by Christopher Nolan (wr/dir)
Review by Drew Bittner
Warner Brothers Theatrical ISBN/ITEM#: B00005JNJT
Date: June 15, 2005 / Show Official Info /
Cast: Christian Bale/ Bruce Wayne-Batman; Michael Caine / Alfred Pennyworth; Liam Neeson / Henri Ducard; Morgan Freeman / Lucius Fox; Gary Oldman / Lt. James Gordon; Ken Watanabe / Ra's Al Ghul; Katie Holmes / Rachel Dawes; Cillian Murphy / Dr. Jonathan Crane-The Scarecrow; Tom Wilkinson / Carmine Falcone; Rutger Hauer / Richard Earle; Sara Stewart / Martha Wayne; Richard Brake / Joe Chill; Linus Roache / Dr. Thomas Wayne.
In short, this is the Batman that fans have been waiting for. Although Tim Burton's two movies were very successful at the box office (and were followed by Joel Schumacher's two bombs), Christopher Nolan penetrates the heart of the mythos and delivers a Batman that resonates powerfully.
Bruce Wayne (Bale) is found in a jail in a remote corner of Asia by a man calling himself Ducard (Neeson). Wayne has undertaken a street-side study of criminality, following the canonically well-known murder of his parents, but he does not have the tools to pursue a life devoted to justice. Ducard intends to rectify that, taking him to study with the League of Shadows and their mysterious leader, R'as al-Ghul.
Wayne proves a brilliant student, learning how to move invisibly and fight a dozen men at once. He also masters his fear, following a hallucinatory trek through his worst nightmares, and comes to terms with his own feelings of guilt over his parents' deaths.
However, when R'as demands that Wayne take the life of a murderer, as a prelude to helping the League destroy Gotham City (which Ducard describes as too far gone in crime and decadence to be salvaged), Wayne refuses. He affects an escape, saving the life of Ducard in the process. Returning to the crime-plagued cesspit that is Gotham, he resumes his place as the young prince of the city. Richard Earle (Hauer) runs Wayne Enterprises with the sinister intensity of feckless corruption, while Carmine Falcone (Wilkinson) runs the criminal underworld. Both men make their way onto Wayne's list in short order.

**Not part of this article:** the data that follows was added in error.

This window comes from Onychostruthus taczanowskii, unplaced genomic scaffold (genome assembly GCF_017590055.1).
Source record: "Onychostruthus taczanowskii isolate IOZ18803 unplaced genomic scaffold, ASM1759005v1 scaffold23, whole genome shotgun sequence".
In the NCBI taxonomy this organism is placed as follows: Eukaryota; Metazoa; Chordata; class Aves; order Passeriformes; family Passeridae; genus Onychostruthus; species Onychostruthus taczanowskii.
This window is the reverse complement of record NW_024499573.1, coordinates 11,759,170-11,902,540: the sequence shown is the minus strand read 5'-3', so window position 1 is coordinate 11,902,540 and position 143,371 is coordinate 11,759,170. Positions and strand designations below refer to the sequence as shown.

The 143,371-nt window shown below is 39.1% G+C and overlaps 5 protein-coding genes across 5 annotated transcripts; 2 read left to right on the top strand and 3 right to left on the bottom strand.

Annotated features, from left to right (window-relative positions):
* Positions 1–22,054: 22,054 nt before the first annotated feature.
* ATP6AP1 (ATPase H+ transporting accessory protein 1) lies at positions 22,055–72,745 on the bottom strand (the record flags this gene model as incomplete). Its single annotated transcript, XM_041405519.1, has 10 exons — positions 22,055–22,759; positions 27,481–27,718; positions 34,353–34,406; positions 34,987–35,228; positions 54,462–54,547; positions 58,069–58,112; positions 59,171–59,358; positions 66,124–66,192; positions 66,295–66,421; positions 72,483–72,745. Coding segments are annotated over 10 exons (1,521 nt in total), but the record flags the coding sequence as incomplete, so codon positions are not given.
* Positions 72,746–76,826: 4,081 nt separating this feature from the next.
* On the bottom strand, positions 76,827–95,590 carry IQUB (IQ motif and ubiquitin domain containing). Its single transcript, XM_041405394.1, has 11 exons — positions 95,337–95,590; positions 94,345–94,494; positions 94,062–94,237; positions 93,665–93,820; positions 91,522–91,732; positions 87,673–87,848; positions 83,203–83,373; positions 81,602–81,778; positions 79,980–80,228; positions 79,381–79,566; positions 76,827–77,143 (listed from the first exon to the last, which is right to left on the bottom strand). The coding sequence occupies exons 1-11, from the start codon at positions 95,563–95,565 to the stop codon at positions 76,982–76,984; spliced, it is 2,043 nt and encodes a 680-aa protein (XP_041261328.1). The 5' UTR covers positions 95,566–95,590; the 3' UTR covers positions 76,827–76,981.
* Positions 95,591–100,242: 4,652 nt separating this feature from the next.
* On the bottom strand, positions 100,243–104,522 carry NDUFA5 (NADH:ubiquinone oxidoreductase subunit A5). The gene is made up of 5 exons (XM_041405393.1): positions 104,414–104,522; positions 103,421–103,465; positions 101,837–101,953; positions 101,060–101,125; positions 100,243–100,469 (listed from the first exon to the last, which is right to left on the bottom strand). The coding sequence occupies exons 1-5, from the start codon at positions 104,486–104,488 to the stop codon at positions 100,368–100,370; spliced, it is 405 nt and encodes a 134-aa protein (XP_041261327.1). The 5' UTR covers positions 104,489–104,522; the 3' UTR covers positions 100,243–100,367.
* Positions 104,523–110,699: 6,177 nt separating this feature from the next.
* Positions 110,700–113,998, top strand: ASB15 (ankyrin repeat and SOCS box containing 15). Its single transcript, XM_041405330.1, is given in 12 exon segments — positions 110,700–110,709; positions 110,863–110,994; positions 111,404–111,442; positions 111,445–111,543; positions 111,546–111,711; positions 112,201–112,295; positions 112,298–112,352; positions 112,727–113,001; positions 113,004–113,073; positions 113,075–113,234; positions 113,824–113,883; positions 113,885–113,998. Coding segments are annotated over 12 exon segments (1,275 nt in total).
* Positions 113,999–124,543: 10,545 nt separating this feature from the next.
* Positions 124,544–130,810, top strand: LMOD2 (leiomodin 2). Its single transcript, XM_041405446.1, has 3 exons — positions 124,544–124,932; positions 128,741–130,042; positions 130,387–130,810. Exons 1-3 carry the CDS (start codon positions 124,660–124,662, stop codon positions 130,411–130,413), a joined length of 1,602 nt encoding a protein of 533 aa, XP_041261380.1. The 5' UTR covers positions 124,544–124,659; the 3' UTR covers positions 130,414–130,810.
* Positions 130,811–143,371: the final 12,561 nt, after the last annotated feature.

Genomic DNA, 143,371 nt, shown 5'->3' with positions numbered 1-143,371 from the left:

On the good side, Rachel Dawes (Holmes) and Sgt. Jim Gordon (Oldman) struggle against the deep-rooted corruption of the courts and the police department. When Bruce Wayne begins construction of a symbol that will make him "more than a man," he quickly makes allies of these two--especially Rachel, as she is Wayne's childhood friend.
Another ally is Lucius Fox (Freeman), a designer of non-lethal weaponry, vehicles and armor, who has been relegated to the basement and forgotten by Earle. Wayne is fascinated by Fox's arsenal of ingenious devices and snaps them up for his own use. Before long, he is creating the costume that will become known to criminals throughout Gotham City.
However, none of this would be possible without the fatherly support of Alfred Pennyworth (Caine), who emerges as the single most important emotional support in Bruce's world. He helps Wayne transform the caverns beneath Wayne Manor into the Batcave and considers ways to cover for Bruce when his nocturnal crime fighting becomes hard to hide.
Soon, Batman is working to break up Falcone's criminal activities. However, Dr. Jonathan Crane, a criminal psychiatrist, proves to be a more dangerous adversary than the crime boss. Crane and Falcone have a working partnership, but the reason for it is kept obscure--and Crane's own alter ego (the Scarecrow) proves to be a worthy foe for the novice Batman. Crane's psychosis inducing "fear gas" renders Falcone hopelessly insane...and unable to reveal anything of a plot involving contaminating Gotham's water supply and a missing microwave generator. As the elements of this grand plot come together, Wayne will be forced to confront his own fears once more, as well as face R'as in a running battle through the streets of Gotham.
Working in flashback and flashes of nightmare and delirium, Nolan creates a narrative that delves into the heart of DC Comics' Dark Knight. Guilt and anger drive Bruce Wayne to achieve a peculiar greatness, the darkness permeating Gotham finding its avatar in the bat-costumed hero. Scenes between young Bruce and his parents are handled with exceptional tenderness, with the murder a shocking violation of their lives together. Bale is superlative as the tormented young man who transcends his human limitations, putting the tools of a madman to the service of justice. Caine and Holmes provide Wayne's moral compass, demanding no less than honor and integrity from him when his heart screams for revenge, while Oldman (in an unusual bit of casting) embodies the one good cop in Gotham, resigned to the corruption around him until he is inspired by Batman's trust.
The casting is note-perfect and the story so well paced that it cannot truly be almost three hours long. Not only that, but viewers will feel they know this Batman intimately... and will certainly be eager for his next outing, where he might face the Clown Prince of Crime...